Three prominent Chicago Booth economists have called for more targeted spending by the US government to more effectively manage the disruption to the economy, but they are not worried about inflation in the near term.
Austan Goolsbee, the Robert P Gwinn Professor of Economics at Chicago Booth and the former chair of the Council of Economic Advisers and a member of President Obama’s cabinet, says the virus is “the boss” and is still what is driving the economy.
“We should not be calling these bills ‘stimulus’ because they are not traditional stimulus. These are just rescue payments, they are disaster relief, once you realise that it becomes obvious that you give the money to the people who need it,” he says.
Goolsbee, who is named one of the 100 global leaders of tomorrow by the World Economic Forum, says that now, in the middle of the worst downturn on record and in what is possibly a double-dip recession, is not the time for governments to stop spending.
“It is not the time to tighten the belt. Governments should spend the money and direct it to the places it is most necessary. Tightening would completely miss the economic moment.”
Similarly Randall Kroszner, Deputy Dean for Executive Programs and the Norman P Bobins Professor of Economics at Chicago Booth says the government needs to move from policies that were ‘hopeful’ to those that are more targeted.
“It’s not just about spending more, it’s about where is the best bang for your buck,” he says.
Kroszner, who was a governor of the Federal Reserve from 2006 to 2009 and spoke at the Fiduciary Investors Symposium last year, says the government has to recognise that many sectors will not go back to where they were pre pandemic.
“The most recent jobs report shows there is a boom in tech but a significant contraction in hospitality and transport. It is hard to move people from one to the other. Some of those companies will have to shut down, and we need to provide support for those families and move on. That is hard for politicians to do, to move on. But we have to see that we need to provide support for people to move on, that is good for them as they get into productive work more quickly, and it is good for the economy.”
Raghuram Rajan, the Katherine Dusak Miller Distinguished Service Professor of Finance who was the 23rdGovernor of the Reserve Bank of India and was also formerly chief economist and director of research at the International Monetary Fund, says this is an opportunity for governments to concentrate on structural reform.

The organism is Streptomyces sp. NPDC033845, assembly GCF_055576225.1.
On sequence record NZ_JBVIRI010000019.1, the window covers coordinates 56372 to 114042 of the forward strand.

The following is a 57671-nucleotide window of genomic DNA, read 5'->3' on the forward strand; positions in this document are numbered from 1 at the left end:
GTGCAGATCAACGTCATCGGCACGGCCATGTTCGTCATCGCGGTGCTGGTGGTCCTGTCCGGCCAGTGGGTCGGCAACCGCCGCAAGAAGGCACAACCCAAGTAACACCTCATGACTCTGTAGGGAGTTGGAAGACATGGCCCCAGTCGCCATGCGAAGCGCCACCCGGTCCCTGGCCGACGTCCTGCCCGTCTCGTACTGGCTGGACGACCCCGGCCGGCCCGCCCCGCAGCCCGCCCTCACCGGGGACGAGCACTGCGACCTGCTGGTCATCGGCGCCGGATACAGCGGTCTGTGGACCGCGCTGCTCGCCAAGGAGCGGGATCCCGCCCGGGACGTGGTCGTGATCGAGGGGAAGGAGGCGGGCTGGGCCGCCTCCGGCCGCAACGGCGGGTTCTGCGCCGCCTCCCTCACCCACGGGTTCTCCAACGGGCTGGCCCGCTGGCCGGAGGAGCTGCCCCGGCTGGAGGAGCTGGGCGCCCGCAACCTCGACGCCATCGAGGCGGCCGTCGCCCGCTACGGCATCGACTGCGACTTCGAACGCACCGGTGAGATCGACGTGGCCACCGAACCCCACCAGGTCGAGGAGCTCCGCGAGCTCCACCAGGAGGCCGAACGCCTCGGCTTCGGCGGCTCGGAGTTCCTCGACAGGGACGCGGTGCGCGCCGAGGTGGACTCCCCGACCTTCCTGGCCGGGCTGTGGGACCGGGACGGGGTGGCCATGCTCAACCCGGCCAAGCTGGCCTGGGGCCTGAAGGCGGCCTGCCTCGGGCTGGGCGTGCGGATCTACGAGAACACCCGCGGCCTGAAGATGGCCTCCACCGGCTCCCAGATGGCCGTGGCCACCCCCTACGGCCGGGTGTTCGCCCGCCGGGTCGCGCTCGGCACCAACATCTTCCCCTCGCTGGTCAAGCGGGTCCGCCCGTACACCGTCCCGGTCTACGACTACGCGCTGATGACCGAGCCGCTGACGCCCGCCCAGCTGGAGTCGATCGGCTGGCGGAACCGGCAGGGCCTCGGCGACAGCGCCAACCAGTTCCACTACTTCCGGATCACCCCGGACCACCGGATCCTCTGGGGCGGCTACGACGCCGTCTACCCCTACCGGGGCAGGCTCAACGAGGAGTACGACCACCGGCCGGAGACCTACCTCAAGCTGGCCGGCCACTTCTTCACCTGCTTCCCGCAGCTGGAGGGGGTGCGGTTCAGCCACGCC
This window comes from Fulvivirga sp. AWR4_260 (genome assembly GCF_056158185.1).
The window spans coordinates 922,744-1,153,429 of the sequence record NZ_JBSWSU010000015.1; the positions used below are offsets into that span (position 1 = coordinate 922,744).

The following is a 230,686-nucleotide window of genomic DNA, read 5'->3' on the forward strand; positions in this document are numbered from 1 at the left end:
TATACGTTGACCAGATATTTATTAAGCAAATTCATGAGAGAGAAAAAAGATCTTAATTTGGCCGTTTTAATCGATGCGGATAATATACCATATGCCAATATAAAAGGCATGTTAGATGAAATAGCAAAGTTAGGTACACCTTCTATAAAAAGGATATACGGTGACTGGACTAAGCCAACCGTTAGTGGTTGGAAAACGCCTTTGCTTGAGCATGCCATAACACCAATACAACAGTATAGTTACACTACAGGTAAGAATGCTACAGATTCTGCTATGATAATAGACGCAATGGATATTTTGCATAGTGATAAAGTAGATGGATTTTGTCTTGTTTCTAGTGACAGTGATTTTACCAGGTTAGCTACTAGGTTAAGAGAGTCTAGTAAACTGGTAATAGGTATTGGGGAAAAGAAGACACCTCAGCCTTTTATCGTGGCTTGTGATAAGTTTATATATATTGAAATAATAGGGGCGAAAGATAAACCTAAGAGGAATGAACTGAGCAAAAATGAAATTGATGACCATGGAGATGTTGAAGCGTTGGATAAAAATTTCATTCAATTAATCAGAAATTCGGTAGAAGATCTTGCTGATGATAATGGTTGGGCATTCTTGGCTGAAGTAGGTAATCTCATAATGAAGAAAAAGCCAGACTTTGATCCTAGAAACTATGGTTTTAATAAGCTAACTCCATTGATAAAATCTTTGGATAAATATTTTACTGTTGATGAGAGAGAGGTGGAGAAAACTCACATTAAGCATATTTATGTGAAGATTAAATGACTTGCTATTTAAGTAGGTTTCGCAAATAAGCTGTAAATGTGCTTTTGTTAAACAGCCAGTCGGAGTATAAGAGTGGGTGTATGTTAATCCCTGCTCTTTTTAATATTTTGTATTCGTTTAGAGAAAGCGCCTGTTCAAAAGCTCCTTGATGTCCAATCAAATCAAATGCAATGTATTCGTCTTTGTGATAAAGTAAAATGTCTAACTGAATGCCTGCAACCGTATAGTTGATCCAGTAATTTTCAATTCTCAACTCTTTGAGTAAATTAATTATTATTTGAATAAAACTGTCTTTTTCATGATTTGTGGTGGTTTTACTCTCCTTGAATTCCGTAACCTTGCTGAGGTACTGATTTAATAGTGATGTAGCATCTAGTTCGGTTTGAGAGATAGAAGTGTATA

“Relief makes sense, but it has to be better targeted, a lot of money has gone to people who don’t need it,” he says pointing out that one option would be to extend unemployment insurance in sectors that are worse off.
“I am perturbed by the constant feeling this is all about stimulus. There is a need for serious structural reform in many countries including the US. It is clear the pandemic has exacerbated every inequality there was before. To that extent it is time to try and fix those sources of problems. How do we build back better, rethink education and infrastructure? It’s not so much about stimulus, but about how do we create sustainable growth in the medium to long term and focus on reforms.”
The economists called for a shift away from a focus on the headline spending number and a focus on where the relief is being spent.
“What you want is bang for buck: where are you spending it, not the amount you spend. Are you investing in human capital, infrastructure, what is the return and productivity of the investment, that is what will drive wages growth,” Kroszner says.
Goolsbee says the Federal Reserve has missed its inflation target for the past decade, and he continues to “not be afraid of inflation”.
“I don’t think the Fed should take its foot off the pedal because they are scared of inflation,” he says.
Similarly Rajan says the Fed won’t pre-empt anything to manage inflation.
“It will wait until it sees strong inflation and at that point it may act, but that probably won’t be over the next year,” he says.